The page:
Selves, Bodies and the Grammar of Social Worlds: Reimagining Social Change

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In: Self and Social Change. Chapter 3: The Reflexive Self. Adams, M. The reflexive self.

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The old rules about what we are allowed, or supposed to do and be at each life stage have been torn up. Social scientific theory e. Future research could more directly address this element of the process of recognition. Social psychological research has complemented these developments in normative theory with investigations addressing the implications of recognition for social relations. Future research could explore such implications across a range of identities and audiences.

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Moreover, the identity of the audience may be consequential in a variety of ways. If recognition from outgroup members can promote perceptions of a higher-order commonality Simon et al. Yet, research needs to consider a fuller range of practical outcomes commensurate with the wide variety of behaviours associated with citizenship e. Needless to say, minorities do not only seek to win recognition for their various identities in everyday interpersonal encounters, they also seek to win a collective space in the public sphere through forms of collective action.

However, citizenship rights can also be claimed through other means. It therefore follows that one cannot simply assume that not voting signals a lack of interest in citizenship and politics. How such reactions may impact upon those seeking engagement is unclear. However, such reactions are likely to feed arguments within the Muslim community that question political engagement Finlay, and establish oppositional identifications.

Following on from the everyday nature of the performance and recognition of citizenship, the study of the locatedness of citizenship is a second broad area with potential to contribute to citizenship studies. By grounding citizenship within the experiences and practices of everyday life, the papers in the present thematic section build upon this work to both implicitly and explicitly invoke a spatial dimension to citizenship. Indeed, social psychology is conceptually and methodologically well-placed to understand the nature of these performances from the perspective of the participants and their audiences.

The physicality of citizenship as engrained in the practices of everyday life is highlighted in this thematic section by both Di Masso , this section and Blackwood and colleagues , this section in their elucidation of how participants understand their rights as located and enacted within public space.

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For residents in particular, the identity of the community is politically expressed through control of their locale. In a very different context, Blackwood et al. The secure, state-controlled space of the airport is both a place for the enforcement of citizenship legislation and the location of the symbolic display and recognition of identity. For Muslims though, it becomes a place of heightened self-consciousness and anxiety as their identity is routinely and publically queried.

Dixon et al.

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On the one hand, it is a space not only of but also for enactment of everyday citizenship, as expressed both through small acts of political resistance and identity performance as well as through the larger scale events of collective protest. On the other hand, it is a space of social control and exclusion, where some political ideals, values and identities are given prominence at the expense of others. Other papers in this thematic section invoke space in a less direct, but no less significant way.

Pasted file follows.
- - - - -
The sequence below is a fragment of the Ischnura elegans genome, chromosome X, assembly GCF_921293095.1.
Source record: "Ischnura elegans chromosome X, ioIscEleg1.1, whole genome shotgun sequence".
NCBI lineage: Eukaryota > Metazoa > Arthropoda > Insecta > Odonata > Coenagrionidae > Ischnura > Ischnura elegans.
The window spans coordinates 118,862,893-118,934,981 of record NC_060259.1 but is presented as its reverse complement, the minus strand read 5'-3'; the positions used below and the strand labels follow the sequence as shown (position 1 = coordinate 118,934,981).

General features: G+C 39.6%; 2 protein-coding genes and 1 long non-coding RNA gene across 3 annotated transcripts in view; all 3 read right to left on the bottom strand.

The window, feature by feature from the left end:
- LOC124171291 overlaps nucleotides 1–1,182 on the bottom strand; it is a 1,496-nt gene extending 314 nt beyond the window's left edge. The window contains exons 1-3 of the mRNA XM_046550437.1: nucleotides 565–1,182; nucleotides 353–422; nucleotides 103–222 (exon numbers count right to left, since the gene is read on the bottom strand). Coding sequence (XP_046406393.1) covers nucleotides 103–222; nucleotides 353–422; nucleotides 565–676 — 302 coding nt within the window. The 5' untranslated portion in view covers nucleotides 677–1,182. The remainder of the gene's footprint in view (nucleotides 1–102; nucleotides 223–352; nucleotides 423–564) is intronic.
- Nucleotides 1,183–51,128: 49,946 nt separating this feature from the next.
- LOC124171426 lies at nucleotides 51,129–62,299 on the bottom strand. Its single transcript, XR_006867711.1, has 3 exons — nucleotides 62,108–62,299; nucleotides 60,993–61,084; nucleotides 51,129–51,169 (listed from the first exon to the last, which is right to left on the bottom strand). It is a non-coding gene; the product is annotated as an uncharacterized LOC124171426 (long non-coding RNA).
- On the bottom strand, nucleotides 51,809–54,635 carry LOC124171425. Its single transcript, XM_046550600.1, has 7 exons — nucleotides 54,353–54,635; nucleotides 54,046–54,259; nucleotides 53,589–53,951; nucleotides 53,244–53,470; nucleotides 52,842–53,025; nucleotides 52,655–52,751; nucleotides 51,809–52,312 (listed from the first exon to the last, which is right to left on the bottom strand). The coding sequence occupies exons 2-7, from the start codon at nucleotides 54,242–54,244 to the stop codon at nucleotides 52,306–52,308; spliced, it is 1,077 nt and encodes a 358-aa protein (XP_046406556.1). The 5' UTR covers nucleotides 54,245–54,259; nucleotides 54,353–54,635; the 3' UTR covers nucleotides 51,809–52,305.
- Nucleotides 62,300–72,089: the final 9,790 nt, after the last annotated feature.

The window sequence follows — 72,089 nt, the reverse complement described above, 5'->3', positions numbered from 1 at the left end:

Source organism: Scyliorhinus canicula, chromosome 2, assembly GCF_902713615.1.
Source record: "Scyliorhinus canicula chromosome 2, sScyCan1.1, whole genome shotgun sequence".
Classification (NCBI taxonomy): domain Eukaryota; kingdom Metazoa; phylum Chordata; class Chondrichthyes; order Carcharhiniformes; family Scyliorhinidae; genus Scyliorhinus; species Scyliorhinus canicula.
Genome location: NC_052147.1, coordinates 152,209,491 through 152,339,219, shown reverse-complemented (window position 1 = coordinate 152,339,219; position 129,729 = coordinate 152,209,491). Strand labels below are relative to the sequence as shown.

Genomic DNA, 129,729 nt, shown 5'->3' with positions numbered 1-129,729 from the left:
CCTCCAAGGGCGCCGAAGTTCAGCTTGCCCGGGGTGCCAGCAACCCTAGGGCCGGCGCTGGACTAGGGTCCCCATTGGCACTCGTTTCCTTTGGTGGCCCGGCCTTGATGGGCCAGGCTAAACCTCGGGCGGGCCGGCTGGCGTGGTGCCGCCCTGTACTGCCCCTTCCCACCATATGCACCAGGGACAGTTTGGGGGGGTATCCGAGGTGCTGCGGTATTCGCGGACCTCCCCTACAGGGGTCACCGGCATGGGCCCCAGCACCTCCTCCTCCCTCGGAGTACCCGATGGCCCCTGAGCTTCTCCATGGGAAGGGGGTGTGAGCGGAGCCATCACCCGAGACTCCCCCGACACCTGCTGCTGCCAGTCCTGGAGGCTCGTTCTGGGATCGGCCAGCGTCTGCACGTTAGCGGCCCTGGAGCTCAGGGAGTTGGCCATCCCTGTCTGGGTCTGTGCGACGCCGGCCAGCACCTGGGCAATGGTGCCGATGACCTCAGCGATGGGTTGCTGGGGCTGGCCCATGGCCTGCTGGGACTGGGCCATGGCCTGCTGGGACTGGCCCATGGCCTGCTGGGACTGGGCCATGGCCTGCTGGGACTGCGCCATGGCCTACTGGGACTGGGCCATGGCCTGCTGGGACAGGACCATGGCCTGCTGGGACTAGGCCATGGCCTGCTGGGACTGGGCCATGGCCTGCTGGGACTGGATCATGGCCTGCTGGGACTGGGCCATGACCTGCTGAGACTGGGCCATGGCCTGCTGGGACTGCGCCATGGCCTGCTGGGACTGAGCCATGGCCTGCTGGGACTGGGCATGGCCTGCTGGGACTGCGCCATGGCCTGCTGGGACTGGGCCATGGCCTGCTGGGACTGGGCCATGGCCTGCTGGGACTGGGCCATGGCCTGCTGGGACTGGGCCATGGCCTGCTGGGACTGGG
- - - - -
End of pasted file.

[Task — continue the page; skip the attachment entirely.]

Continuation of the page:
Gibson , this section points to the grounding of lay theories of citizenship in territorial units other than the nation: the young people in his sample use a sense of belonging to their local area to rhetorically deny rights and entitlements to outsiders.

Though understandings of how institutions, and specifically the institutions of the state, shape psychological processes have been slow to filter into social psychology, this focus on the school as with the airport above is a useful starting point in considering the different sites in which individuals and groups encounter the state and how these encounters serve to shape experiences and understandings of citizenship. These approaches have either analysed the spatial dimensions of talk about citizenship or quantitatively captured understandings of citizenship within significant spatial locations.

The next step for this tradition is to venture beyond textual or survey analyses to capture the actual experiences and actions of citizens in their situated identity expressions and struggles. Moreover, processes of civic inclusion and exclusion are enacted not merely through talk and behaviour, but also through the material design and architecture of urban life.

It is illustrated less dramatically via host of urban design features that serve to marginalize certain groups e. Studying how such features are implemented, understand and resisted requires a further set of concepts, methods and analytic tools that are not widely employed by social psychologists. One area in which this has been accomplished is in the study of crowd behaviour, where ethnographic approaches have captured how co-present crowd members embody, represent and transform the identity of the group e.

However, in that literature the physical environment is considered either as providing the physical backdrop to crowd events or as a symbolic landscape within which the actors operate. On occasion, the ethnographic accounts of events involve a detailed account of the places where major elements of the events occur and comments about how the physical environment constrains or facilitates group behaviour. Absent from this literature on crowds is an examination of how the collective understanding of public spaces themselves becomes constitutive of collective thought and action.

A fully spatialized analysis of political action in public space could take cognisance of the role of coordinated movement and situated performance in the display of identity; the changing spatial relations between groups in conflict and in solidarity in public space; and how the physical and psychological boundaries demarcating public space operate to regulate or facilitate different forms of behaviour.